The Preston came in a solid 14K gold case and what's most interesting about the model is it featured a gabled crystal.  I imagine the Preston was inspired by the 1951 Brent, they are quite similar other than the Preston being solid gold.

Tucked inside the case of the Preston is a 19 jewel 12/0 size 754 movement.  The 754 replaced the 14/0 sized 982M movement used in solid gold models in the 1940s and early 1950s.  It had a short run though and was replaced in 1955 by the 770 movement.

My project watch arrived in typical as-found-in-a-drawer condition, right down to half of the strap and second hand missing.  The crystal isn't a gabled style, so it must have been replaced at some point.  Notice the crown is on an odd angle - this is likely the result of winding the watch without removing it from your wrist.  That puts a lot of strain on only one side of the stem.  When you want to wind a watch you should remove it from your wrist first.  


Looking closely at the dial, it's readily apparent that it's been refinished at some point.  It's the correct pattern but the finish isn't really a silver butler, it's not two-toned, and the markers on the left side and top aren't well aligned with the printing.


The 754 looks a lot like the 22 jewel 770.  The main difference is the lack of shock jewels on the balance and, of course, three less cap jewels.  Most of the parts are shared between the calibers though, which is good to know when you need to replace something.


Notice the post of the missing second hand is still attached to the 4th wheel bit.


While everything is drying after being cleaned, I'll prep a new crystal for installation.


Everything is ready to be reassembled with fresh lubricants.


The movement is noticeably brighter and shinier after a trip to the spa.  It's ticking away with good motion so now it's off to the timer to see how well it's working.


Not too shabby.  The beat error of 1.6ms is well within my specs of less than 3.0.  It could be reduced closer to zero but that would risk goofing up the hairspring.  So I'll leave it as is.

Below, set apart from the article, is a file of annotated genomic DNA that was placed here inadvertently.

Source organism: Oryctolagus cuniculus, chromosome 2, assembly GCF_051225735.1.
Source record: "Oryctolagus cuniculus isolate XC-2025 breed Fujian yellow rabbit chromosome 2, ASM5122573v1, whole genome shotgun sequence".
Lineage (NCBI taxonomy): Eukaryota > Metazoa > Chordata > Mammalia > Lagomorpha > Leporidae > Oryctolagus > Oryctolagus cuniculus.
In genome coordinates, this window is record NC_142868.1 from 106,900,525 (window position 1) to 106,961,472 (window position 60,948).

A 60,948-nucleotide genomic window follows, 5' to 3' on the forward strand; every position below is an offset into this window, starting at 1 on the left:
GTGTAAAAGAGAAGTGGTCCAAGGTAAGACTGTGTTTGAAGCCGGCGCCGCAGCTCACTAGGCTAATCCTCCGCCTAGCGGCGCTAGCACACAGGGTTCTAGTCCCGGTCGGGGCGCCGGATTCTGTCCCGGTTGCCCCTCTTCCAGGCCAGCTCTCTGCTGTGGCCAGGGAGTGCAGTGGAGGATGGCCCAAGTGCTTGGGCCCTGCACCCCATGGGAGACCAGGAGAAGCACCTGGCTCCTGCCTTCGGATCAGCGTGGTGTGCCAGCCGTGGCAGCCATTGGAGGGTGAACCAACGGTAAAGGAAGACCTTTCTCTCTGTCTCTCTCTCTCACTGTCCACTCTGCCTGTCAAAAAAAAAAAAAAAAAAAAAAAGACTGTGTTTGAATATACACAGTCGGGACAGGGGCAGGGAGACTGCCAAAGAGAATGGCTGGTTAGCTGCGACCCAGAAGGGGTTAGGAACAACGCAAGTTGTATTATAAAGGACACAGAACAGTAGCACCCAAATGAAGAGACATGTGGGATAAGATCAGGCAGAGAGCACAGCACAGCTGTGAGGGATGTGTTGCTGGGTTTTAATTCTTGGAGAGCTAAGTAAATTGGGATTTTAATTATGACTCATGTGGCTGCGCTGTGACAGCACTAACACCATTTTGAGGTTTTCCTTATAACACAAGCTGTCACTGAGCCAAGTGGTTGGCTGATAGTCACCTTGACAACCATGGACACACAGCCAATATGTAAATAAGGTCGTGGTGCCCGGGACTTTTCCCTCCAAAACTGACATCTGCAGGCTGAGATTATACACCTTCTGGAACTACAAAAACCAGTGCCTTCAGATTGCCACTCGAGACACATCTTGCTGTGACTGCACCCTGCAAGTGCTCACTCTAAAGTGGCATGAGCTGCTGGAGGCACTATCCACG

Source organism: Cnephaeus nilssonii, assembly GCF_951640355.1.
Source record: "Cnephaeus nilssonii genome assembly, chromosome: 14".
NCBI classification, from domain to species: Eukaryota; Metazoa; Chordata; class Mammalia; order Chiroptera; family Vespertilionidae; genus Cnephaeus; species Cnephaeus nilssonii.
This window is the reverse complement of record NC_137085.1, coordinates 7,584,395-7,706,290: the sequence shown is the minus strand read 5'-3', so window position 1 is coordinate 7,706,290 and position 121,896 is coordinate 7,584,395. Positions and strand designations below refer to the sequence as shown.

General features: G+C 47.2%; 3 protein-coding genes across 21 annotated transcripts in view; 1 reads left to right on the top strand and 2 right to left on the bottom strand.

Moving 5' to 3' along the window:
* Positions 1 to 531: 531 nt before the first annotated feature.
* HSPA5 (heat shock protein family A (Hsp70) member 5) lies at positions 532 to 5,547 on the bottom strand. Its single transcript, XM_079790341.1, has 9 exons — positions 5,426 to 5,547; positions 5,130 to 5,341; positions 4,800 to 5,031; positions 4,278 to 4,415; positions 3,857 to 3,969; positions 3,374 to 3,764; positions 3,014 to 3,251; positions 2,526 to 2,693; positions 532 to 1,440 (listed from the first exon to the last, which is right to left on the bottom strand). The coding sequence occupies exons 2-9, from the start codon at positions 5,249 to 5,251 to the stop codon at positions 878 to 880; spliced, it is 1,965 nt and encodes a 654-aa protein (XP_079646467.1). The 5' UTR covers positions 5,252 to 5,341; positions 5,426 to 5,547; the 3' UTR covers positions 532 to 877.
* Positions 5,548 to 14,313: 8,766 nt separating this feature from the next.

Now to see if I can persuade the crown to sit more evenly.


Check it out... this watch looks a lot different with a correct crystal.   Depending on your perspective the gable is a little distracting.  That might be why the model had such a short run.


Still, the crystal does add a lot of visual interest to what is otherwise a very traditional looking model.


I think the watch looks much more interesting when it's more flattering light.


Friday, March 13, 2020

1948 Eaton

I try not to post repeat models but I thought you might find my most recent project interesting,  It's a model called the Eaton, originally introduced in 1948  and produced through 1951.


The Eaton is not a very large model.  In fact, it's about as small as you can make with a 14/0 movement tucked inside.  It came in a 10K yellow gold filled case so you could probably guess it has a 17 jewel 980 movement inside.  14K gold filled models got the 19 jewel 982.

As received, it was in need of some serious TLC but not too unusual for a 70+ year old watch.


My first clue that this was going to be a challenging project was I couldn't get it out of the case.  I pried and I pried until eventually it gave way.


I loosened the two dial foot screws and then pried and pried on the dial.  What the heck?  Eventually it gave way too.  The dial feet are still there so I have no idea what this goopy mess was.


I was unable to get the hour wheel off - that's never happened before.  Based on the green verdigris this watch hasn't run in many, many years.

A new glass crystal will be an improvement, assuming I can get this watch to run again.


It took about 20 minutes in the ultrasonic along with some elbow grease with peg wood and Q-tips to get everything apart and cleaned up.  Surprisingly, the only casualty was the set lever and set lever screw - they were a rusted mess.  A new white alloy mainspring is also in order, the original was actually broken.


This watch would have made a nice Easter post, as it has been raised from the dead and is ticking away with good motion.  Based on the movement serial number, this watch is a 1949 model.


What the heck?  There's a shotgun pattern of noise on the timegrapher.  Something inside is making noise.


Close observation revealed a tiny filament snagged on the balance roller table, probably from a Q-tip.  Once it was out of the way the timing cleaned up nicely.  Just a slight tweak to the regulator is needed to speed the watch up a smidgen although being within 1 minute per day isn't that bad for a vintage watch.


It's hard to believe this is the same watch I started with.  My light tent is merciless but even with that, this watch looks pretty good.  It's even better in regular light.  The original dial shows it's age but it's way better than it was and definitely not bad enough to get refinished.  This watch is ready for more wrist time, hopefully it won't be gummed into oblivion again.